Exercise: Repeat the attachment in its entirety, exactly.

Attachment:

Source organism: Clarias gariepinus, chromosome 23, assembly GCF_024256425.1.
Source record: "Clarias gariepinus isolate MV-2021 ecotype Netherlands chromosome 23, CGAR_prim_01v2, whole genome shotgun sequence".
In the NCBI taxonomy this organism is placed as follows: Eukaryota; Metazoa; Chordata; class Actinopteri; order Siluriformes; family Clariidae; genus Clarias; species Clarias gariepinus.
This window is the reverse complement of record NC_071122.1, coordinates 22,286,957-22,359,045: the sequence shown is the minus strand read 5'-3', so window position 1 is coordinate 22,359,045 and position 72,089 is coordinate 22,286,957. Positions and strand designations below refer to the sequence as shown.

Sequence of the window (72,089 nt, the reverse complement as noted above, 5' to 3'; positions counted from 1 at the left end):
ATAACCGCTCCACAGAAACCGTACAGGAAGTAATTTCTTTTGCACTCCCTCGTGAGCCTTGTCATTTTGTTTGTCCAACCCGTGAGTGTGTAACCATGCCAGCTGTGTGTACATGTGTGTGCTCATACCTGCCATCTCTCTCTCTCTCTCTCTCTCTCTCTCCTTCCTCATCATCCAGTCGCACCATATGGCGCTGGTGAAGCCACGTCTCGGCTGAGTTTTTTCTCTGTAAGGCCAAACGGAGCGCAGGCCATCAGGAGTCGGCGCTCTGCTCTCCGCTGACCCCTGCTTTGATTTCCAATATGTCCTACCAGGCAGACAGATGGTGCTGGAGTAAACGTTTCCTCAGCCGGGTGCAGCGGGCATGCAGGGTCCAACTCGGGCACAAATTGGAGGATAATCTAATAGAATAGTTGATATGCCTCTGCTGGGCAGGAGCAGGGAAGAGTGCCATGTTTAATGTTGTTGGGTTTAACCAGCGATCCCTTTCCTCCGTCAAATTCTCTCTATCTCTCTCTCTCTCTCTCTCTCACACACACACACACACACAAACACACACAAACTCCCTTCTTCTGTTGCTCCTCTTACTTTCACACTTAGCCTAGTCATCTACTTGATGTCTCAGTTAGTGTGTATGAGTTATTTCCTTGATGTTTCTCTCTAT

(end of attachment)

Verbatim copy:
Source organism: Clarias gariepinus, chromosome 23, assembly GCF_024256425.1.
Source record: "Clarias gariepinus isolate MV-2021 ecotype Netherlands chromosome 23, CGAR_prim_01v2, whole genome shotgun sequence".
In the NCBI taxonomy this organism is placed as follows: Eukaryota; Metazoa; Chordata; class Actinopteri; order Siluriformes; family Clariidae; genus Clarias; species Clarias gariepinus.
This window is the reverse complement of record NC_071122.1, coordinates 22,286,957-22,359,045: the sequence shown is the minus strand read 5'-3', so window position 1 is coordinate 22,359,045 and position 72,089 is coordinate 22,286,957. Positions and strand designations below refer to the sequence as shown.

Sequence of the window (72,089 nt, the reverse complement as noted above, 5' to 3'; positions counted from 1 at the left end):
ATAACCGCTCCACAGAAACCGTACAGGAAGTAATTTCTTTTGCACTCCCTCGTGAGCCTTGTCATTTTGTTTGTCCAACCCGTGAGTGTGTAACCATGCCAGCTGTGTGTACATGTGTGTGCTCATACCTGCCATCTCTCTCTCTCTCTCTCTCTCTCTCTCCTTCCTCATCATCCAGTCGCACCATATGGCGCTGGTGAAGCCACGTCTCGGCTGAGTTTTTTCTCTGTAAGGCCAAACGGAGCGCAGGCCATCAGGAGTCGGCGCTCTGCTCTCCGCTGACCCCTGCTTTGATTTCCAATATGTCCTACCAGGCAGACAGATGGTGCTGGAGTAAACGTTTCCTCAGCCGGGTGCAGCGGGCATGCAGGGTCCAACTCGGGCACAAATTGGAGGATAATCTAATAGAATAGTTGATATGCCTCTGCTGGGCAGGAGCAGGGAAGAGTGCCATGTTTAATGTTGTTGGGTTTAACCAGCGATCCCTTTCCTCCGTCAAATTCTCTCTATCTCTCTCTCTCTCTCTCTCTCACACACACACACACACACAAACACACACAAACTCCCTTCTTCTGTTGCTCCTCTTACTTTCACACTTAGCCTAGTCATCTACTTGATGTCTCAGTTAGTGTGTATGAGTTATTTCCTTGATGTTTCTCTCTAT